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True story of a shop owner, Retires after 28 years


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I can't imagine working that many hours... the guy deserves a medal...

that's dedication...

Below is a link to a true story about a shop owner who is retiring after 28 years, working 7 days a week. He is 64 years old. Read it and let me know what you think...

 

http://dailyrecordne...1cc4c03286.html

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Below is a link to a true story about a shop owner who is retiring after 28 years, working 7 days a week. He is 64 years old. Read it and let me know what you think...

http://dailyrecordnews.com/news/article_af756d10-c5a2-11df-be2c-001cc4c03286.html


My business partner started our shop in 1972, thats 38 years ago. In that time, he built an empire and lost it all, and had to start all over again from scratch. It was nearing his 28th year, just like Ken Volland, that everything changed. It was the year he figured out how to finally run his shop profitably, and the year we started our huge leap in sales -- from under $1 million gross to $3.5 million gross three years later.

What I'm trying to say is, there's no reason to have to get out of the game after 28 years. It's one thing if guys like Ken Volland are ready to retire, but it certainly doesn't read that way. It seems like he's too tired of turning wrenches and has been hit too hard by the sour economy. How long would he keep going if he was managing remotely and making good money? It seems like he genuinely cares about his community and would go on if he wasn't there turning wrenches by himself.

Joe, you said tomorrow's shop owner may be different, but Terry (my business partner) isn't part of the next generation. He just didn't want to have to turn wrenches or struggle anymore so he decided to find a way to run his shop from home so he could spend more time with his grandchildren.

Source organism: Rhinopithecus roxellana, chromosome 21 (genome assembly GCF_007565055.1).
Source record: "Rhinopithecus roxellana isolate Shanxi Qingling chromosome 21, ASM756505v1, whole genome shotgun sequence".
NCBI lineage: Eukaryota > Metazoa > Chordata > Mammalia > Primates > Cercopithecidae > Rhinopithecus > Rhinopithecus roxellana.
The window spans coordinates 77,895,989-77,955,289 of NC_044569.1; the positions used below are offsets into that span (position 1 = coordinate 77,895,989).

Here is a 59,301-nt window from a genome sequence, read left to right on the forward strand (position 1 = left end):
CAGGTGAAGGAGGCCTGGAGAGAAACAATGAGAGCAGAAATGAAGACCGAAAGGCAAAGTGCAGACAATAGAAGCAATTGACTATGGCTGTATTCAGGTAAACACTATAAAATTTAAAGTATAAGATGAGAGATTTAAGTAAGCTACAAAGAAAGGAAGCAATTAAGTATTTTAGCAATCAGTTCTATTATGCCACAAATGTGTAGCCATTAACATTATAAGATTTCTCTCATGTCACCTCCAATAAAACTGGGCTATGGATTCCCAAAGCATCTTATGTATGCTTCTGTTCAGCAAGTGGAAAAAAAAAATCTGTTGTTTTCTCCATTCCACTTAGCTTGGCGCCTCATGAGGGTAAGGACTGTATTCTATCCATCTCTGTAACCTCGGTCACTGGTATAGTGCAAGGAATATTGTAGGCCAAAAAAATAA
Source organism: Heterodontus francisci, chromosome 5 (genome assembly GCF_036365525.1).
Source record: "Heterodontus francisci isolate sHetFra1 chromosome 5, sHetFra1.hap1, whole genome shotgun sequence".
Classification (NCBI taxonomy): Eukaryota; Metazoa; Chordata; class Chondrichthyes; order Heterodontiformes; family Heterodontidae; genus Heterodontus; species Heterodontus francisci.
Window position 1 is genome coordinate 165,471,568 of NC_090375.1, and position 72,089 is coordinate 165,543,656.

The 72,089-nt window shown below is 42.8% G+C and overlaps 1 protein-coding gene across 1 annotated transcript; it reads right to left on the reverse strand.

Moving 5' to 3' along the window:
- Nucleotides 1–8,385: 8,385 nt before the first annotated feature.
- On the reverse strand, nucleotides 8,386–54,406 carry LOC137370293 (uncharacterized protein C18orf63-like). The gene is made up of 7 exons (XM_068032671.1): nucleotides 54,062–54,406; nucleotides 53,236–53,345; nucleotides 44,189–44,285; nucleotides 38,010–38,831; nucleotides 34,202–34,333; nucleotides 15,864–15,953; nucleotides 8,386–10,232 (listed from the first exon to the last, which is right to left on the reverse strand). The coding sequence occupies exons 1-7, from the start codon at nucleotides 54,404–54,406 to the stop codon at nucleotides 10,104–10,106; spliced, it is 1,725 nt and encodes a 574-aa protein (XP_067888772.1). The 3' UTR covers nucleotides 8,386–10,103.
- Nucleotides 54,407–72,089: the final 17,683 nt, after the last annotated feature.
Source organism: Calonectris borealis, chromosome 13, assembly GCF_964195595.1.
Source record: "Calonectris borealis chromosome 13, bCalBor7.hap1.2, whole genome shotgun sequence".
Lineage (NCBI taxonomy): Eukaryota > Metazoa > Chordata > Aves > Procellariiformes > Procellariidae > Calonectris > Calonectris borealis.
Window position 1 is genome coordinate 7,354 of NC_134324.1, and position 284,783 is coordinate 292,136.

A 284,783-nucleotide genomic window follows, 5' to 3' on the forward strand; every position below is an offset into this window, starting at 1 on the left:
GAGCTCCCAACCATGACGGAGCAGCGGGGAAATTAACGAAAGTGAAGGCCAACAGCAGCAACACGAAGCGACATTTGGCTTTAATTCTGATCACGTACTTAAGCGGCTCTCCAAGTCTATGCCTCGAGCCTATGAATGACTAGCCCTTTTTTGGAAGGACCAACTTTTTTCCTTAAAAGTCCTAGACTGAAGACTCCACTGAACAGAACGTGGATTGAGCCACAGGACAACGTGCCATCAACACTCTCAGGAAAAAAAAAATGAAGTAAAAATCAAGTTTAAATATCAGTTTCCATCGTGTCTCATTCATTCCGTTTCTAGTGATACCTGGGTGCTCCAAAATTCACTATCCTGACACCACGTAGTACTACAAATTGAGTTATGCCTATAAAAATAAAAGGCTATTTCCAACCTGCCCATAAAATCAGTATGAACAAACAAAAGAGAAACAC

Ultimately, I'm trying to say that even if it's been a hard 28 years or working 7 days a week like Ken, it's still not too late to turn things around. You can spend time with your grandchildren, pursue your hobbies, AND run a successful shop at the same time. I've seen it happen in Terry's life.

-David

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  • Have you checked out Joe's Latest Blog?

         3 comments
      Got your attention? Good. The truth is, there is no such thing as the perfect technician pay plan. There are countless ways to create any pay plan. I’ve heard all the claims and opinions, and to be honest, it’s getting a little frustrating. Claims that an hourly paid pay plan cannot motivate. That flat rate is the only way to truly get the most production from your technicians. And then there’s the hybrid performance-based pay plan that many claim is the best.
      At a recent industry event, a shop owner from the Midwest boasted about his flat-rate techs and insisted that this pay plan should be adopted by all shops across the country. When I informed him that in states like New York, you cannot pay flat-rate, he was shocked. “Then how do you motivate your techs” he asked me.
      I remember the day in 1986 when I hired the best technician who ever worked for me in my 41 years as an automotive shop owner. We’ll call him Hal. When Hal reviewed my pay plan for him, and the incentive bonus document, he stared at it for a minute, looked up, and said, “Joe, this looks good, but here’s what I want.” He then wrote on top of the document the weekly salary he wanted. It was a BIG number. He went on to say, “Joe, I need to take home a certain amount of money. I have a home, a wife, two kids, and my Harly Davidson. I will work hard and produce for you. I don’t need an incentive bonus to do my work.” And he did, for the next 30 years, until the day he retired.
      Everyone is entitled to their opinion. So, here’s mine. Money is a motivator, but not the only motivator, and not the best motivator either. We have all heard this scenario, “She quit ABC Auto Center, to get a job at XYZ Auto Repair, and she’s making less money now at XYZ!” We all know that people don’t leave companies, they leave the people they work for or work with.
      With all this said, I do believe that an incentive-based pay plan can work. However, I also believe that a technician must be paid a very good base wage that is commensurate with their ability, experience, and certifications. I also believe that in addition to money, there needs to be a great benefits package. But the icing on the cake in any pay plan is the culture, mission, and vision of the company, which takes strong leadership. And let’s not forget that motivation also comes from praise, recognition, respect, and when technicians know that their work matters.
      Rather than looking for that elusive perfect pay plan, sit down with your technician. Find out what motivates them. What their goals are. Why do they get out of bed in the morning? When you tie their goals with your goals, you will have one powerful pay plan.
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